“Good developments but survivors’ access to justice remains difficult in PA” – Professor Marci A. Hamilton
Published: April 5, 2014
HARRISBURG – The legislative response to the Jerry Sandusky scandal continues to unfold with two additional bills strengthening the state’s child protection system awaiting Gov. Tom Corbett’s signing.
One measure would require professionals who care for or supervise children to have ongoing training in how to identify child abuse and report it.
This training bill will make it less likely that abuse of a child goes unnoticed and unreported, sponsors said.
“Mandated reporters are so critical in uncovering a crime that, while pervasive, is kept in the dark while innocent children suffer in silence,” said Rep. Mauree Gingrich, R-101, Cleona, the bill sponsor. “My legislation will help to ensure that those whose jobs require them to interact regularly with children are trained to recognize the signs of child abuse and know how to report it.”
The other bill would establish a state database containing reports of child abuse and children in need of protective services that law enforcement and social agencies can access. Mr. Corbett plans to sign this bill Monday.
Lawmakers are wrapping up work on another key bill that specifies which individuals in a profession or line of work must report suspected child abuse.
This bill faces final votes next week, said Rep. Todd Stephens, R-151, North Wales, who’s worked on the issue.
Among those required to report under the bill are health care providers, school administrators and employees, social services workers and individuals, paid or volunteer, who are directly responsible for a child such as through the activities of a youth organization.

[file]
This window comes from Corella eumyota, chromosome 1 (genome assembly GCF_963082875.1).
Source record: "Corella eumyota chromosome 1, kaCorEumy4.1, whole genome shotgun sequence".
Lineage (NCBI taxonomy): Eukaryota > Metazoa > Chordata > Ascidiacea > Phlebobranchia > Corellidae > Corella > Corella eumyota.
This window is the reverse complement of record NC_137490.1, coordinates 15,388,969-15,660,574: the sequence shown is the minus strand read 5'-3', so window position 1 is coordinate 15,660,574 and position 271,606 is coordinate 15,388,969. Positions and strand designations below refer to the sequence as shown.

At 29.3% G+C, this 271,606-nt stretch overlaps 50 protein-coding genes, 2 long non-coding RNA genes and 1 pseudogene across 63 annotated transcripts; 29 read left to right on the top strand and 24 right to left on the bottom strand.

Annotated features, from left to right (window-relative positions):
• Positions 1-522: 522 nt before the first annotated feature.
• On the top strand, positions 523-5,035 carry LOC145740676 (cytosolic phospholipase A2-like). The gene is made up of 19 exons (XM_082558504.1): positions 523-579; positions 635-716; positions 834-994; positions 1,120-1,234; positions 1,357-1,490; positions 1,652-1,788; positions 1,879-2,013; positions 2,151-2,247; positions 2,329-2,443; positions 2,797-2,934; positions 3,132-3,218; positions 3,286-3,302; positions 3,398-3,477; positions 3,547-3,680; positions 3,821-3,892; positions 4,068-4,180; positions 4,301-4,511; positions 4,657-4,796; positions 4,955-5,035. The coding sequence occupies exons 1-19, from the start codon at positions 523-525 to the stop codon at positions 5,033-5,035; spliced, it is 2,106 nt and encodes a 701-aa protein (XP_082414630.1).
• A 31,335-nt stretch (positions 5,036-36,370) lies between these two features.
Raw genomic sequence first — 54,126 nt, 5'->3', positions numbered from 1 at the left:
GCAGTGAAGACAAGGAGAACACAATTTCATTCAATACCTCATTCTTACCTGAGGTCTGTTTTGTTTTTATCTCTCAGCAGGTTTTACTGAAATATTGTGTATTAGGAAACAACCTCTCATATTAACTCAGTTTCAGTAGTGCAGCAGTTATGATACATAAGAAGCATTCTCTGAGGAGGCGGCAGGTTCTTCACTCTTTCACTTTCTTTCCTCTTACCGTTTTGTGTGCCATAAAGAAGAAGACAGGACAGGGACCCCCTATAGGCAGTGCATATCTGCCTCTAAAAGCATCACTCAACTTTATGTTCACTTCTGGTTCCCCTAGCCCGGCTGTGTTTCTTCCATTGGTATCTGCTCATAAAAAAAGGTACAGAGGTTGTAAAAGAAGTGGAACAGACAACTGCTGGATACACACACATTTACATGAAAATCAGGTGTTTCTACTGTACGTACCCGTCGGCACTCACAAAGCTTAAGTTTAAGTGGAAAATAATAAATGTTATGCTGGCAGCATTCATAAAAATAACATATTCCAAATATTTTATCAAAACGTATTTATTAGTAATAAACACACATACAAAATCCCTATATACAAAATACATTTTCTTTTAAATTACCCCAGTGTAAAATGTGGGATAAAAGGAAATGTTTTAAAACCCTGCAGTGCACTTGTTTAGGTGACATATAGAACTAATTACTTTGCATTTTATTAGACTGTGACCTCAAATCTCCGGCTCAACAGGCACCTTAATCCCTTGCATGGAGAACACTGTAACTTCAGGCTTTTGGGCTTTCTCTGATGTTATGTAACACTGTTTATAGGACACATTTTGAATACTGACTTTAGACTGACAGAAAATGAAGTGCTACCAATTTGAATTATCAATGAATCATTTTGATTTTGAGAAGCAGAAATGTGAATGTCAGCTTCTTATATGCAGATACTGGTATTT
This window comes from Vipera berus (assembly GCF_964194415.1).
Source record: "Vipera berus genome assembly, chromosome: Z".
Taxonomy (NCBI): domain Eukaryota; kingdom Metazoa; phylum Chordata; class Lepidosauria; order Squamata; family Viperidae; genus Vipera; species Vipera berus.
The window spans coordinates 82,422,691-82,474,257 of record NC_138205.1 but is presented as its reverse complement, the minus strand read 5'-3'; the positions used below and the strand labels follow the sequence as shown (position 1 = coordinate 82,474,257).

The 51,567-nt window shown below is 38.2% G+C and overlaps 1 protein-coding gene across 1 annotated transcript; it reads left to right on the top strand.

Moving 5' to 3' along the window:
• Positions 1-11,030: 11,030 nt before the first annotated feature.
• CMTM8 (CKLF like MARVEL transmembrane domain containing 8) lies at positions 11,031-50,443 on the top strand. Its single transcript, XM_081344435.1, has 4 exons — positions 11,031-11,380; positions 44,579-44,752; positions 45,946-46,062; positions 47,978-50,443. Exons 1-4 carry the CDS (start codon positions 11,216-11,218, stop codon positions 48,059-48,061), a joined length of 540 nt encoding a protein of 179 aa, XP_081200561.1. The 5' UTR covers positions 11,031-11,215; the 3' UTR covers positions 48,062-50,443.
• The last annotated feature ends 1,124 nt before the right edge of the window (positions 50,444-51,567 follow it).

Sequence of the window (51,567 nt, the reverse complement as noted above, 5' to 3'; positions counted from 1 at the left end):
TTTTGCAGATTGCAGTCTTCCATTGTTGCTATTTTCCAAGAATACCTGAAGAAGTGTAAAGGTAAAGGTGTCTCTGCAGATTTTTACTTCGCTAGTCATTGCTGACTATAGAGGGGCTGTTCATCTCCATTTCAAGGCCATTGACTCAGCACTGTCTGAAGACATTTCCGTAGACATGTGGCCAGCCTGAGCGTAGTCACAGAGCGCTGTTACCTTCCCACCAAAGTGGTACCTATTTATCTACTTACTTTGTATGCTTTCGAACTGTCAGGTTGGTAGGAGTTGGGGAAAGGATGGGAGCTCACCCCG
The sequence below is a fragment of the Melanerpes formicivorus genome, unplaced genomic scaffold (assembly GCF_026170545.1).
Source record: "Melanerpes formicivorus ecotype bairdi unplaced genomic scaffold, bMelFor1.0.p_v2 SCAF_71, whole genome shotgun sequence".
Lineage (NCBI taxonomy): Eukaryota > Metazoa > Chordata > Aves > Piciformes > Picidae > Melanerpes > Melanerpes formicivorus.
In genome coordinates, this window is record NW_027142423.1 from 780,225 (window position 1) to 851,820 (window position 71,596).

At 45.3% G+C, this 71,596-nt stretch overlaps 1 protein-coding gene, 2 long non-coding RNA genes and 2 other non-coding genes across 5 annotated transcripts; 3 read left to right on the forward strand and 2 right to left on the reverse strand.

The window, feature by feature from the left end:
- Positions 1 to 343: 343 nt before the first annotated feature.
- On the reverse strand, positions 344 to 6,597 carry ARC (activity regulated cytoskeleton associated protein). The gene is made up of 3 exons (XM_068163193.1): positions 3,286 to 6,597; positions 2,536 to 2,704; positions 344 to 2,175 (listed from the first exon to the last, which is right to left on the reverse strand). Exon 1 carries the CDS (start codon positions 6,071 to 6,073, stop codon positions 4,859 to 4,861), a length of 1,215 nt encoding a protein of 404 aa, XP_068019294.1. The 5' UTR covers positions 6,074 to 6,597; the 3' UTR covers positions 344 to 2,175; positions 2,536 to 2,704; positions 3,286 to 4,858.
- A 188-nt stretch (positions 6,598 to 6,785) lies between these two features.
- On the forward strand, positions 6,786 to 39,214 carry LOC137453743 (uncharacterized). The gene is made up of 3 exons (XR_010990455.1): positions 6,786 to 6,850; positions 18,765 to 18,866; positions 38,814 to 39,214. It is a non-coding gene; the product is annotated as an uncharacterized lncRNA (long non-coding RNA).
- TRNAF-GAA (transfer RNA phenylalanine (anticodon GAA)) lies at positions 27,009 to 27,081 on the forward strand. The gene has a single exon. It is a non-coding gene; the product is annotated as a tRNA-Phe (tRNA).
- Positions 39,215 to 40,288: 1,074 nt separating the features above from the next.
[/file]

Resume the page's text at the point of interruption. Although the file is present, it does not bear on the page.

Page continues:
Lawmakers have reached a compromise to include attorneys representing an institution that cares for children as mandatory reporters subject to the state court rules governing attorney conduct, said Mr. Stephens.
Another bill awaiting final action would upgrade penalties for mandated reporters who fail to report.
The effort to revamp state laws protecting children stems from the arrest in November 2011 of Mr. Sandusky, a former Penn State University football coach, on child sex abuse charges and his subsequent conviction and imprisonment in 2012. The state Supreme Court refused this week to hear Mr. Sandusky’s appeal of his conviction.
A special state task force made recommendations to revamp child abuse laws in late 2012, and bills were introduced in both the House and Senate this session. A number of bills addressing such topics as tougher penalties for child pornography, a broader definition for what constitutes child abuse and defining who is a perpetrator of child abuse have already been signed into law.